IMPORTANT NOTE: You may also submit the job directly form an ISFP COMMAND = = = > line by typing TSO submit dsname . This is more efficient, and sometimes easier than bringing the JCL into the editor.

Examining a Job

Type I on the Option = = = > line of the Primary Option menu. I is short for IOF. A list of those jobs currently submitted under your userid will appear. Notice the number at the left of each job. This number, not the job ID is the number should refer to jobs in IOF.
IOF Screen

If you wish to examine a job, Tab down to the desired job and press Return. You will get the expanded IOF screen showing the details of the jobs you requested.
IOF Job Summary

Information concerning the status of the jobs will appear. RC refers to the return code. A Return Code of 0 usually denotes a successful jobs. STEP refers to steps within the job.

Stopping a Job

If you wish to stop a job and/or purge output the command is cancel c for short.

With the IOF job list menu displayed on your screen on the COMMAND = = > using the following form, for instance:
COMMAND = = > 1c

or, for multiple cancellations:
COMMAND = = > 1 2 3c
Then press Return.

NOTE: The iof-assigned number is shown at the far left of the job. You may also Tab down to the job and type c.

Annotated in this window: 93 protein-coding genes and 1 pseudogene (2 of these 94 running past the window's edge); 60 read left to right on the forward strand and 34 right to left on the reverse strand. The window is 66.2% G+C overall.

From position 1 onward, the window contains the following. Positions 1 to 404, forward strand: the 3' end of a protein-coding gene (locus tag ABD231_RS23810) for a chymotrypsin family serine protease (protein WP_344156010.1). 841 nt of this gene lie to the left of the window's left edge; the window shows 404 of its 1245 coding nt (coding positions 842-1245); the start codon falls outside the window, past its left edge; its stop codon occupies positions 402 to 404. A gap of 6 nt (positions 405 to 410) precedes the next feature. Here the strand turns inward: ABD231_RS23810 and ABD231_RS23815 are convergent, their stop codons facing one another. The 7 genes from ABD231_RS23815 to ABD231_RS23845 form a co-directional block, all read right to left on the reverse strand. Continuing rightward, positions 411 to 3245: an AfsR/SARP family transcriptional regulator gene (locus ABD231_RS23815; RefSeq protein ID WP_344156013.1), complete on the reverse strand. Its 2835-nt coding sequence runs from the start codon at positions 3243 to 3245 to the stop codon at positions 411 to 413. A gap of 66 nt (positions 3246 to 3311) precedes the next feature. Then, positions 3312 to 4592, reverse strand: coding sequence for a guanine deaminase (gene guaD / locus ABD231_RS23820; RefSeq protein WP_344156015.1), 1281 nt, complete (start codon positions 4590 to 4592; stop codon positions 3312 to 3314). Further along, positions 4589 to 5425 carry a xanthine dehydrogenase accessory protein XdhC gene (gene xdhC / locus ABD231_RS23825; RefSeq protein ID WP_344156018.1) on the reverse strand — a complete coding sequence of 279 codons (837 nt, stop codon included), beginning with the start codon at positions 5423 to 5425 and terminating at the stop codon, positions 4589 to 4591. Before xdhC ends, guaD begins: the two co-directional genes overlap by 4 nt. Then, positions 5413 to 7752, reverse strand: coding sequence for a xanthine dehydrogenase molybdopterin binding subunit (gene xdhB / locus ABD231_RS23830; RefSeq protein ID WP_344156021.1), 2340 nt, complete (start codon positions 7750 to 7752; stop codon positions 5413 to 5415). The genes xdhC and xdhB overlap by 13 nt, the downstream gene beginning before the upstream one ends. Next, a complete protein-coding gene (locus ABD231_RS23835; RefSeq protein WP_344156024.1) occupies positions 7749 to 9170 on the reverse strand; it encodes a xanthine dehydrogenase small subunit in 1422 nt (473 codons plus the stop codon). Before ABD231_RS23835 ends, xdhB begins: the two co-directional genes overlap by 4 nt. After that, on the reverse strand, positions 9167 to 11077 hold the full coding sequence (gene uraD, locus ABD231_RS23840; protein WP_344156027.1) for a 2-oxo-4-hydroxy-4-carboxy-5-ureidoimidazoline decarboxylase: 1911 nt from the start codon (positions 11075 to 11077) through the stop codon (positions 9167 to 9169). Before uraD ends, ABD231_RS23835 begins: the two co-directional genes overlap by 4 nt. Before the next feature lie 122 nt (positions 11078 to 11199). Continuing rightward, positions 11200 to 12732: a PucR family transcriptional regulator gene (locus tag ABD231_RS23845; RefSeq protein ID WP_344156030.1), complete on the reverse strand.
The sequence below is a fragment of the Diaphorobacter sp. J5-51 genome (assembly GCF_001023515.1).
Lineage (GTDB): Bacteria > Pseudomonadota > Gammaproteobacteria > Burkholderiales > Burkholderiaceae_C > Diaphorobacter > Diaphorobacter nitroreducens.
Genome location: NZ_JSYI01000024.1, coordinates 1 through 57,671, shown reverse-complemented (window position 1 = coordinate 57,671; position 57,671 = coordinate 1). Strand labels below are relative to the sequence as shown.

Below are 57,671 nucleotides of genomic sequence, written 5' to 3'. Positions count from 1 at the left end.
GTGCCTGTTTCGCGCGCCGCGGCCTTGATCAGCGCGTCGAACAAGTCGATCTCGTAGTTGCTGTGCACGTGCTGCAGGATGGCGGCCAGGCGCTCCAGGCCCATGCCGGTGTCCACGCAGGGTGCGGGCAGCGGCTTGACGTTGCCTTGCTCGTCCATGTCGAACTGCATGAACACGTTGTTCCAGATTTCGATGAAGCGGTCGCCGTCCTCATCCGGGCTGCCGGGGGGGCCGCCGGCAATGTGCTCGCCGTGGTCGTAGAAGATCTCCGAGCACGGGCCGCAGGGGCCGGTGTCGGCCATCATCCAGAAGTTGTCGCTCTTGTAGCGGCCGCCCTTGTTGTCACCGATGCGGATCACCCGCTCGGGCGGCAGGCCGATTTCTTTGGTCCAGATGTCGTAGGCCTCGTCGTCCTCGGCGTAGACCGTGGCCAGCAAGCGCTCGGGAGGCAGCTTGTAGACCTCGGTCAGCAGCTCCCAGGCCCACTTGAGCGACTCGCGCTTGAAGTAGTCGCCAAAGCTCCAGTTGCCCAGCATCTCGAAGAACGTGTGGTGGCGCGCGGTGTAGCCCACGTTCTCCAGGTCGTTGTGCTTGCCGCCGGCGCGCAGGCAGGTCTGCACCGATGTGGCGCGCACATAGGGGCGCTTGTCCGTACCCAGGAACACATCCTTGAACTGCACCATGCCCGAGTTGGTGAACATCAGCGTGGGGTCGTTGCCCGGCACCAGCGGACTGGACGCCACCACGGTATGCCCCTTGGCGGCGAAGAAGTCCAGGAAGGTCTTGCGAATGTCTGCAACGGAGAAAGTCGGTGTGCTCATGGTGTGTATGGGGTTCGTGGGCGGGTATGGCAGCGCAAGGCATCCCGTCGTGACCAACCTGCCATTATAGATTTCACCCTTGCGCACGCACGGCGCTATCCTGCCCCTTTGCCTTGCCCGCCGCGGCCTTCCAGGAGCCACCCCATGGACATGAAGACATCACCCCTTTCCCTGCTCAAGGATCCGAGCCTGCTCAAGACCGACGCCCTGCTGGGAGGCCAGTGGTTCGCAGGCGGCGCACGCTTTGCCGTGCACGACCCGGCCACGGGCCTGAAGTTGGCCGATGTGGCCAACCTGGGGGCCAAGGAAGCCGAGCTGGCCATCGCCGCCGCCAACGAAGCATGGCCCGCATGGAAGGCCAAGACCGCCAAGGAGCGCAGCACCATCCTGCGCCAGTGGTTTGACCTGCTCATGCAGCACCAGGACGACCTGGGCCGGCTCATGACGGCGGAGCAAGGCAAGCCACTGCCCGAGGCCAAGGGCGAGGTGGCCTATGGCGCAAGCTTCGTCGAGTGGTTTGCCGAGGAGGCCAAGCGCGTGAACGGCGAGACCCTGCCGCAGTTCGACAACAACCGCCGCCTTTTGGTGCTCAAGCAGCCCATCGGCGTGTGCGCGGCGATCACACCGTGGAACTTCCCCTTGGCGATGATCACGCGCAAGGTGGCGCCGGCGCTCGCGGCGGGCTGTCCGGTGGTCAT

Printing a Job

If you wish to print your output the command is release r for short.

With the IOF job list menu displayed on your screen on the COMMAND = = > using the following form, for instance:
COMMAND = = > 1r
or, for multiple releases:
COMMAND = = > 1 2 3r
Then press Return.

NOTE: The iof-assigned number is shown at the far left of the job. You may also Tab down to the job and type r .

Logging Off

Logging Off from ISPF

There are two different ways of logging off from ISPF: with the Primary Option menu displayed, you may either press the End key (PF3), or you may type x on the Option = = > line and press Return. The results of each are described below:

  • Typing x, then pressing Return with the Primary Option menu displayed: This tells ISPF that you want to use your defaults and get out to the READY prompt. This is the fastest way to exit from ISPF.
  • Pressing the End key (PF3) with the Primary Option menu displayed: This tells ISPF that you might want to change some of the defaults on your Log/List screen. You might want to use this if, for instance, you normally delete your activities log, but this time wish to print it to keep a record of your session (in that case type 1 over the usual 2). After you have changed he settings, if any, press Return to exist to the READY prompt.

IMPORTANT NOTE: You must use this method of exiting the first time you print from a list of data sets (Method Two) unless you have already customized the Print JCL as recommended in the section "Changing Setting Within ISPF. See section "Printing a Data set" for more information.

Logging Off from TSO and TPX

  • With the READY displayed on your screen, type LOGOFF.
  • The TPX menu screen will reappear.
  • Type /F and Return
  • The TPX logo screen will reappear.
  • At this point you can turn off your terminal, exit your terminal emulator program, or otherwise hang-up or disconnect from the mainframe.

Index of Screens




Keywords: z/os   Doc ID: 19482
Owner: Todd L.Group: University of Chicago
Created: 2011-08-02 18:00 CSTUpdated: 2014-09-29 07:41 CST
Sites: University of Chicago